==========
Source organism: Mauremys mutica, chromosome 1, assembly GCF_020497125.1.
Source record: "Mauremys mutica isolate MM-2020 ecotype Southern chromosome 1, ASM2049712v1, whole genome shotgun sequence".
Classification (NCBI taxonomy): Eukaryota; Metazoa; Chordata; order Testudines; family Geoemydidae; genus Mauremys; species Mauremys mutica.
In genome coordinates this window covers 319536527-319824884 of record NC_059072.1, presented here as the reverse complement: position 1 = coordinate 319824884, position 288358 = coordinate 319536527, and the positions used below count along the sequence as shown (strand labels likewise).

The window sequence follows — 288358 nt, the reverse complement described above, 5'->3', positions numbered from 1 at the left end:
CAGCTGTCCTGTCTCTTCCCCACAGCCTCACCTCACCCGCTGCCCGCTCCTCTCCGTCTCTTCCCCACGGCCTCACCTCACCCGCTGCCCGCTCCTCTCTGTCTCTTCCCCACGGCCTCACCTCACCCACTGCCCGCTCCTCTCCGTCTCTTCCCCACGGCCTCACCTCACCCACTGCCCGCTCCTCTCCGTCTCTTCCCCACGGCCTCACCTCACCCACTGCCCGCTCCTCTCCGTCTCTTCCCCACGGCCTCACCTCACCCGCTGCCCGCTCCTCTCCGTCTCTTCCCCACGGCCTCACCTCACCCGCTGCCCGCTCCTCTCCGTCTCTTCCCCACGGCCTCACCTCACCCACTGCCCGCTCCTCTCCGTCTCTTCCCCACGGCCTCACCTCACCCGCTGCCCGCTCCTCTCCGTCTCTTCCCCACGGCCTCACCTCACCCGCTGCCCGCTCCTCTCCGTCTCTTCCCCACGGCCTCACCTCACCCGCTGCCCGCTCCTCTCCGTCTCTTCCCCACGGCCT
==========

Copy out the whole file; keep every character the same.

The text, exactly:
Source organism: Mauremys mutica, chromosome 1, assembly GCF_020497125.1.
Source record: "Mauremys mutica isolate MM-2020 ecotype Southern chromosome 1, ASM2049712v1, whole genome shotgun sequence".
Classification (NCBI taxonomy): Eukaryota; Metazoa; Chordata; order Testudines; family Geoemydidae; genus Mauremys; species Mauremys mutica.
In genome coordinates this window covers 319536527-319824884 of record NC_059072.1, presented here as the reverse complement: position 1 = coordinate 319824884, position 288358 = coordinate 319536527, and the positions used below count along the sequence as shown (strand labels likewise).

The window sequence follows — 288358 nt, the reverse complement described above, 5'->3', positions numbered from 1 at the left end:
CAGCTGTCCTGTCTCTTCCCCACAGCCTCACCTCACCCGCTGCCCGCTCCTCTCCGTCTCTTCCCCACGGCCTCACCTCACCCGCTGCCCGCTCCTCTCTGTCTCTTCCCCACGGCCTCACCTCACCCACTGCCCGCTCCTCTCCGTCTCTTCCCCACGGCCTCACCTCACCCACTGCCCGCTCCTCTCCGTCTCTTCCCCACGGCCTCACCTCACCCACTGCCCGCTCCTCTCCGTCTCTTCCCCACGGCCTCACCTCACCCGCTGCCCGCTCCTCTCCGTCTCTTCCCCACGGCCTCACCTCACCCGCTGCCCGCTCCTCTCCGTCTCTTCCCCACGGCCTCACCTCACCCACTGCCCGCTCCTCTCCGTCTCTTCCCCACGGCCTCACCTCACCCGCTGCCCGCTCCTCTCCGTCTCTTCCCCACGGCCTCACCTCACCCGCTGCCCGCTCCTCTCCGTCTCTTCCCCACGGCCTCACCTCACCCGCTGCCCGCTCCTCTCCGTCTCTTCCCCACGGCCT